Ritual (patterned, purposeful, predictable, public behavior) is an integral part of all public worship. Even if we changed everything tomorrow, we will create new patterns, rituals, and traditions. Human beings in groups will do things in prescribed patterned ways. We need traditions in order to exist as community. It is a hectic and ever changing world out there. We need someplace that is stable. A gathering of people who will remind us who we are and tell us the stories of our faith again and again. The assembly must provide safe boundaries from the world where the people of God have freedom for growth. A place where the church can be the church and not look like the world. Liturgy helps form that Christian identity. Liturgy creates a world for the Christian. During the gathering of the people of God we can see with eyes of faith the realities of God.
Planning includes what we do this week to get ready for next Sunday. No one will accept an unorganized sermon or an unprepared preacher. We do not appreciate the song leader thumbing through the index to select the next hymn. Whether it be the sermon, communion comments, songs, or prayers, those involved with the worship leadership on any given Sunday should prepare themselves. Primarily, in their own personal walk with God so that when they lead in worship they worship themselves. Then, and only then, should attention be given to the mechanics of worship.
We all do some planning. We have a set order of worship that we usually follow every week. Maybe we have a deacon in charge of worship assignments—who does what and when. The preacher usually selects the text to be read and sermon to preach. The song leader usually selects songs ahead of time. I believe, that greater attention should be given to the coordinating of all our aspects of worship into a unified whole. That way if the sermon is from John 1, the prayers and songs all work together for the glory of God. Our assemblies move us to a more profound alleluia.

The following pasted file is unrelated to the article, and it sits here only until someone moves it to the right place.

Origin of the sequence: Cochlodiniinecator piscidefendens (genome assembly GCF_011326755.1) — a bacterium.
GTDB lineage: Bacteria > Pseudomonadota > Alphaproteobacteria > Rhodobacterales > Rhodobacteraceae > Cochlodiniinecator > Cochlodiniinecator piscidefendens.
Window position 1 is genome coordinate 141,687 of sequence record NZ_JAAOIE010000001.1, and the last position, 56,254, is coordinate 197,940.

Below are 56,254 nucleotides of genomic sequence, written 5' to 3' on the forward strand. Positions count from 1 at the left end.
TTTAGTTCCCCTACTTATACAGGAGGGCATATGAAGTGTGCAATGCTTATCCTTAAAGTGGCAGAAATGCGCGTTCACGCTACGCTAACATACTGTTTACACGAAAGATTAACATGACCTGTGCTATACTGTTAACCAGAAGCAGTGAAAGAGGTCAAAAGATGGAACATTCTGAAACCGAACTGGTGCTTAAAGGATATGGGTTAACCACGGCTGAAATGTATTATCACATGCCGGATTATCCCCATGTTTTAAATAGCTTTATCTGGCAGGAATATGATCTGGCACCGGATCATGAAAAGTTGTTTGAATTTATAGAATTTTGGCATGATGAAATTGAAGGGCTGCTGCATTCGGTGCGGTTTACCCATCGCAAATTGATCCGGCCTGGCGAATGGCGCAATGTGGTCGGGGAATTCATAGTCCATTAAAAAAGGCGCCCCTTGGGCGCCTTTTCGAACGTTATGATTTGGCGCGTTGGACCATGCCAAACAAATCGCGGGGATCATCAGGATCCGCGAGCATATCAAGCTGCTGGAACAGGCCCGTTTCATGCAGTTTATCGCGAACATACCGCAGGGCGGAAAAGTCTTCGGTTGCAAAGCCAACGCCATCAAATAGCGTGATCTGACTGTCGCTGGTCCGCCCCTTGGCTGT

Planning also involves long-term direction setting. We desire to grow and be transform into the image of God. Leadership should intentionally plan a dynamic future for the congregation to enter into the presence of God each week. This involves assigning specific responsibilities for the ongoing planning, coordination, and evaluation of the services. It involves educating the congregation to what worship is. It involves planning time and space that complements your congregation’s personality and understanding of worship.
I see planning like watching a movie rather than looking at slides. Worship needs movement. Worship ought not be disjointed. Hymns of praise move toward memorial as the scene shifts to the Lord’s Table. Mood and the tone of the service is planned as well as theme. From the Call to Worship to the Benediction, the service is a unified whole. Our assemblies move us to a more profound alleluia.
We should also plan variety. Variety is necessary for relevance. Due to the diversity in the body, what is needed most for edifying assemblies is acceptance of one another. Variety meets different people’s differing needs and personal preferences. And when we experience a worship style that does not conform to our preferences, then we know we are serving the others who do fancy that style. Next week, the shoe will be on the other foot, as they say. Variety is worthless without authenticity. Therefore, it requires intentional planning to maintain the balance of variety, relevance, and ritual.